After integrating and automating AppSec practices, tools and reporting into software development processes, what else is there left to optimise?

The company may feel its AppSec programme is performing as expected and catching external and internal security weaknesses in software. Moreover, it may also feel that trying to implement further optimisation is disruptive to the business.

However, consider that data breaches caused by unprotected applications have affected nearly 75% of organisations, according to the 2018 study on global megatrends in cyber security conducted by the Ponemon Institute.

Many organisations rely on the guidance provided by the Open Web Application Security Project (OWASP) Top 10 to identify critical, high-risk vulnerabilities in their software code. This is a great way to get started, but if organisations want to avoid becoming the next security breach headline, it requires a more mature and optimised programme.

Consider the fact that over 60% of applications had one or more critical or high-severity security flaws not covered by the OWASP Top 10. Organisations that only test or mitigate security risks found within these Top 10 are still very vulnerable to attacks.

So, what are the characteristics of a mature, optimised AppSec programme?

According to the OWASP Software Assurance Maturity Model, there is no single recipe that works for all organisations. A software security framework must be flexible enough to allow companies to tailor their choices based on their risk tolerance and the way in which they build and use software.

In addition to technology, automation and individual capabilities, maturing and optimising an AppSec programme must include the following:

  • Identification of the maturity level that the business is seeking: industry, compliance regulations, or acceptable business and customer risk levels.
  • Creation of a roadmap that establishes achievable programme objectives, policies, deployment timelines, scope and measurements for success.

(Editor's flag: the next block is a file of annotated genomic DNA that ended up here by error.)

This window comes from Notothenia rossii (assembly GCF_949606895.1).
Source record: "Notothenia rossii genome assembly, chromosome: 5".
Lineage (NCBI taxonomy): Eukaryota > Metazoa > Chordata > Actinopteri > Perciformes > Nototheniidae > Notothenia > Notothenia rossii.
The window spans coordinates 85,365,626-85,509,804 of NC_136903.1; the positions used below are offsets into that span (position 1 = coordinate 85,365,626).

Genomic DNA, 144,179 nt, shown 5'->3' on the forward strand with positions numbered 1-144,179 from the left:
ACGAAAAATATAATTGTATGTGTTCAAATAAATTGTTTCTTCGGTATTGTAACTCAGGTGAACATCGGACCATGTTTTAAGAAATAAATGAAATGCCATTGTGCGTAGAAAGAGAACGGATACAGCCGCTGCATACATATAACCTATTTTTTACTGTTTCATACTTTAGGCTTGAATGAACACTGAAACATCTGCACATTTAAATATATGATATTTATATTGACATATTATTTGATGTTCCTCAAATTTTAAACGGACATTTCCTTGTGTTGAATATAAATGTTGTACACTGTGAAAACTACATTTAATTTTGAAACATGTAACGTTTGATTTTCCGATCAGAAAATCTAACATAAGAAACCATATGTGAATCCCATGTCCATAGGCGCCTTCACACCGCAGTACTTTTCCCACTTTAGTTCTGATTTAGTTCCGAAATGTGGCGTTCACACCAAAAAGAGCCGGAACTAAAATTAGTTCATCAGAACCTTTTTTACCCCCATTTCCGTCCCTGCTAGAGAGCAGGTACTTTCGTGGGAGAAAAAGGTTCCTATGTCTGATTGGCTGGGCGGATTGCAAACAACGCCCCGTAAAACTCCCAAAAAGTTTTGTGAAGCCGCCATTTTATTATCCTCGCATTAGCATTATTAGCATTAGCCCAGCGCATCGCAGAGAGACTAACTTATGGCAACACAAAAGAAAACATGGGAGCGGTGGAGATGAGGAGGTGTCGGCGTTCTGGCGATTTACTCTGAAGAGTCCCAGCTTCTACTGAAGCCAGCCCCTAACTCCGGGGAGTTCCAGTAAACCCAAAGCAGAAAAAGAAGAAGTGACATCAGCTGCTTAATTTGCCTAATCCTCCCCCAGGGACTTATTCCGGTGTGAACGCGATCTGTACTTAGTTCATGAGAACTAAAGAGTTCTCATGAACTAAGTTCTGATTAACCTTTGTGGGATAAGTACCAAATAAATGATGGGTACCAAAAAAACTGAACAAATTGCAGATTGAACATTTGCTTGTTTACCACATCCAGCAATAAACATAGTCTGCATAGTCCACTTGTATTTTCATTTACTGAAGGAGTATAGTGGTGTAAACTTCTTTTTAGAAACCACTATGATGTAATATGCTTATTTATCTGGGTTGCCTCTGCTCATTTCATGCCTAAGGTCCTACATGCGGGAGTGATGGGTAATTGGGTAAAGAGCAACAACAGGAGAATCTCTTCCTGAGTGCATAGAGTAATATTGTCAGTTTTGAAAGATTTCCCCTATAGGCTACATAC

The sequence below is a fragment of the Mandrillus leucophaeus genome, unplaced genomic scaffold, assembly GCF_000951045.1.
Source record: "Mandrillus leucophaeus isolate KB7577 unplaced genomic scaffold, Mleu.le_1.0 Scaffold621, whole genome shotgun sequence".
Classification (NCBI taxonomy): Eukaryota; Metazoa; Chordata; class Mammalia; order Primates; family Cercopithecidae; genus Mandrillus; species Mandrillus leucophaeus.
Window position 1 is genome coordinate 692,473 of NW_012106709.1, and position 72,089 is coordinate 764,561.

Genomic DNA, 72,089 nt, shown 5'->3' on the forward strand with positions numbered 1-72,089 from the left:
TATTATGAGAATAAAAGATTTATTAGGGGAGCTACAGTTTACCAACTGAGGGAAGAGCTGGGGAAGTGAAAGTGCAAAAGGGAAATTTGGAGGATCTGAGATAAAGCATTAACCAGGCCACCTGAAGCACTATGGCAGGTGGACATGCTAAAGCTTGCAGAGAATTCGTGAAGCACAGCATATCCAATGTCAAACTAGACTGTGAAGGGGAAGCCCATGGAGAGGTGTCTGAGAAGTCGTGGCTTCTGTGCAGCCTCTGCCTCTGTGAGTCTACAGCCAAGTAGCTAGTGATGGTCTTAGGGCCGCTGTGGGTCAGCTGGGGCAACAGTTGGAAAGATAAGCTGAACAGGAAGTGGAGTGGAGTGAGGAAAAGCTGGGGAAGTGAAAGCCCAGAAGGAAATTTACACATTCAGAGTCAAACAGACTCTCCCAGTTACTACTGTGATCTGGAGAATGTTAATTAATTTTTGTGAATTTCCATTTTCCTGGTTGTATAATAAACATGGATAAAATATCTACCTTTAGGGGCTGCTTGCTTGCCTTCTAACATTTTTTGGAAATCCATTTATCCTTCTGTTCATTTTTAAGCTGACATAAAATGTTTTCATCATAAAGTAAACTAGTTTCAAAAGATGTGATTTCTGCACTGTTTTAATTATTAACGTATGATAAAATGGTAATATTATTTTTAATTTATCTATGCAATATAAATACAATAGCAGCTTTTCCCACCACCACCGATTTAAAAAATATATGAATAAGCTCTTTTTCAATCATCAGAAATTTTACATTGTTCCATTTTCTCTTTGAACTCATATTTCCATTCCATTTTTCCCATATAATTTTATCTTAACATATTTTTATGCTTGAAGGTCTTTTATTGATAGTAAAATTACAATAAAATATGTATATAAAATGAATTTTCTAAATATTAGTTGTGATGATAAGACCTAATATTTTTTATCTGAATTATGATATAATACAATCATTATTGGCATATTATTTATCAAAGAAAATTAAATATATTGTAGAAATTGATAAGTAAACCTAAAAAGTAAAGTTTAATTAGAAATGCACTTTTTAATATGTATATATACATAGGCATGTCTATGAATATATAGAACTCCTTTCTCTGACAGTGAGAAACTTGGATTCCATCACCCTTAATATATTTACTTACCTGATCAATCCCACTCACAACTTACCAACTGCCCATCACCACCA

• Identifies quick wins and process successes.

Many businesses recognise the need for an AppSec programme, but they assume information technology alone will resolve most cyber security challenges − a very hazardous attitude, as already stated.

Statements such as “our scanners detect 10 weaknesses in our applications every week” are akin to the famous Apollo 13 message: “Houston, we have a problem.”

In my next article, I will unpack how to determine the right level of AppSec for your business.

Chris Visagie

solutions executive, iOCO Application Management.

Chris Visagie is solutions executive at iOCO Application Management. His career in IT spans two decades, with experience in a number of positions, where he held responsibility for strategy, integration, product design and delivery. 

He holds a degree in Information Sciences from the University of Pretoria and in the past has worked as a change/configuration manager, which served to spark his passion for enterprise service management.

Visagie joined iOCO/EOH in 2015, when he was appointed to the role of architecture and product guidance, enterprise solutions. He has significant experience in assisting customers with the delivery of digital transformation projects, where he has provided guidance or implementation of technologies at several leading enterprise customers in South Africa.

In 2018, he was appointed solutions executive at iOCO, where he is responsible for the design and positioning of solutions that focus on IT operations and security management.